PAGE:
Serious Insomnia? Study Finds Psychotherapy Can Help
People with long-term sleep troubles should turn to a form of psychotherapy to reboot normal sleeping patterns before trying sleeping pills.
By Maureen Salamon
MONDAY, May 2, 2016 (HealthDay News) — People with long-term sleep troubles should turn to a form of psychotherapy to reboot normal sleeping patterns before trying sleeping pills, the American College of Physicians recommends.
Specifically, people with chronic insomnia should try cognitive behavioral therapy (CBT), the experts said. This treatment combines talk therapy, behavioral interventions and education. If CBT doesn't work, patients and their doctors should then decide together whether to add drug therapy, the new guidelines said.
"We know chronic insomnia is a real problem that patients present within our [doctors'] offices," said Dr. Wayne Riley, president of the American College of Physicians (ACP). "We want to get away from the overtendency to prescribe sleep medications, and clearly CBT can be a very nice tool in the toolkit."
Up to 10 percent of adults are affected by insomnia, defined as having trouble falling or staying asleep, the guideline authors said. More common in women and older adults, the condition can produce fatigue, poor thinking and mood disturbance, and takes a toll on workplace productivity, according to the college.
In issuing its first practice guideline on chronic insomnia treatment, the ACP didn't find enough evidence to directly compare behavioral therapy and drug treatment. But the group incorporated a review of published research indicating behavioral therapy is effective and can be initiated in a primary care setting.
Before recommending behavioral therapy to patients, doctors should rule out medical conditions that can cause insomnia—including obstructive sleep apnea, restless legs syndrome, and prostate gland enlargement—and counsel patients on behavioral factors that can contribute to poor sleep, such as heavy alcohol use, Riley said.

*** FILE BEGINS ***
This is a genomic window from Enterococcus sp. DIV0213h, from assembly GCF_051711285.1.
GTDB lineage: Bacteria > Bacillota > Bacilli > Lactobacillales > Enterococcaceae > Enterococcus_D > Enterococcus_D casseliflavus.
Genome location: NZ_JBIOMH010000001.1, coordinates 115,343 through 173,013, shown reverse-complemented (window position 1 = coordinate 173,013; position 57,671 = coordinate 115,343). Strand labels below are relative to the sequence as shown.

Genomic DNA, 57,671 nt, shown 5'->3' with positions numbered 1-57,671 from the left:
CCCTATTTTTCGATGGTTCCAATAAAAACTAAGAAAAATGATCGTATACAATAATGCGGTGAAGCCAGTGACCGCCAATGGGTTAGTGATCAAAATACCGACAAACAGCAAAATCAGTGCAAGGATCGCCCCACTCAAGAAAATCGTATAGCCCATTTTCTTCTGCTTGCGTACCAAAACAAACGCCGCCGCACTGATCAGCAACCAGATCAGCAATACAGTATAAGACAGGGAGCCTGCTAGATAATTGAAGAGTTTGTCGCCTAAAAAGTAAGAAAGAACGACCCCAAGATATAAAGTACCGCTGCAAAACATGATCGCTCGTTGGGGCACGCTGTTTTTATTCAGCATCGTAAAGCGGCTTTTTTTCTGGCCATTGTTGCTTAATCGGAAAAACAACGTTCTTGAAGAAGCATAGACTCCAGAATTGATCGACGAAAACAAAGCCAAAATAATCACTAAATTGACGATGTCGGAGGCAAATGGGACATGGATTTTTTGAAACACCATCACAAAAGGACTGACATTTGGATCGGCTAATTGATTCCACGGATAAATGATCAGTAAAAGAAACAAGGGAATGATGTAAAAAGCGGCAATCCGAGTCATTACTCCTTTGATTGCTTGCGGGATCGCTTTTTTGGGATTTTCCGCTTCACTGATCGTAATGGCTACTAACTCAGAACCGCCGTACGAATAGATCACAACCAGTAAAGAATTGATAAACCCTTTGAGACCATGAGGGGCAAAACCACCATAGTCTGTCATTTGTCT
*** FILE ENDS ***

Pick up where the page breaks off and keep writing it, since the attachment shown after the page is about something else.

Dr. Nathaniel Watson, president of the American Academy of Sleep Medicine, said that "the major advantage of CBT is it has long-lasting effects and teaches patients how to manage their insomnia symptoms and difficulties." Watson wasn't involved in crafting the new guidelines.
"It empowers patients to tackle their insomnia," Watson added. "And since there is no medication involved, you can avoid the cost and potential side effects of medications long-term."
The U.S. Food and Drug Administration has approved drugs such as Valium (diazepam), Ambien (zolpidem), Lunesta (eszopiclone), and Belsomra (suvorexant) for short-term use, around four to five weeks. FDA labeling also indicates that patients whose insomnia doesn't get better within seven to 10 days after taking medications should be re-evaluated by their doctors.
Riley said, "We looked at [the issue] very broadly; we don't say don't use a medication, we say, give your patient a trial... and if they come back still having problems sleeping, maybe add short-term use of a medication. We try to counsel against using [medication] longer than 10 to 14 days because we know dependence can be an issue."
Other prescription sleeping pill side effects include next-day drowsiness; "complex sleep behaviors," such as driving or eating while asleep; and allergic reactions, according to the FDA.
Cognitive behavioral therapy for insomnia is typically administered by physicians or psychologists trained in this type of psychotherapy, Riley said. Between four and six sessions of behavioral therapy are typically needed to improve insomnia, he said. Most health insurers cover the treatment, with an out-of-pocket cost of $45 to $100 per session if there's no coverage, he added.
Comparatively, prescription sleep medications typically cost $50 to $100 for one month's supply, Riley noted.
Watson said that inexpensive apps are also available online to help with sleep, including Sleepio and ShutEye.
Watson explained that behavioral therapy for insomnia typically addresses sleep hygiene issues, such as changing light levels, temperature and other parts of the person's sleep environment, as well as personal habits including reducing screen time before bed.
Patients are also taught realistic sleep expectations, he added. "Everyone has a bad night of sleep now and again. It's part of life," Watson said.
"I think right now in this country we have a low sleep IQ and it's a problem," he said. "I would encourage people to prioritize sleep in their lives, including creating a better sleep environment. The bedroom should be reserved for the three S's—sleep, sex, and sickness. And parents should model a good sleep environment, including [promoting] consistent bedtimes and wake times on weekdays and weekends."
The new guidelines were released online May 2 in the Annals of Internal Medicine.
The National Sleep Foundation offers tips for optimizing sleep environments.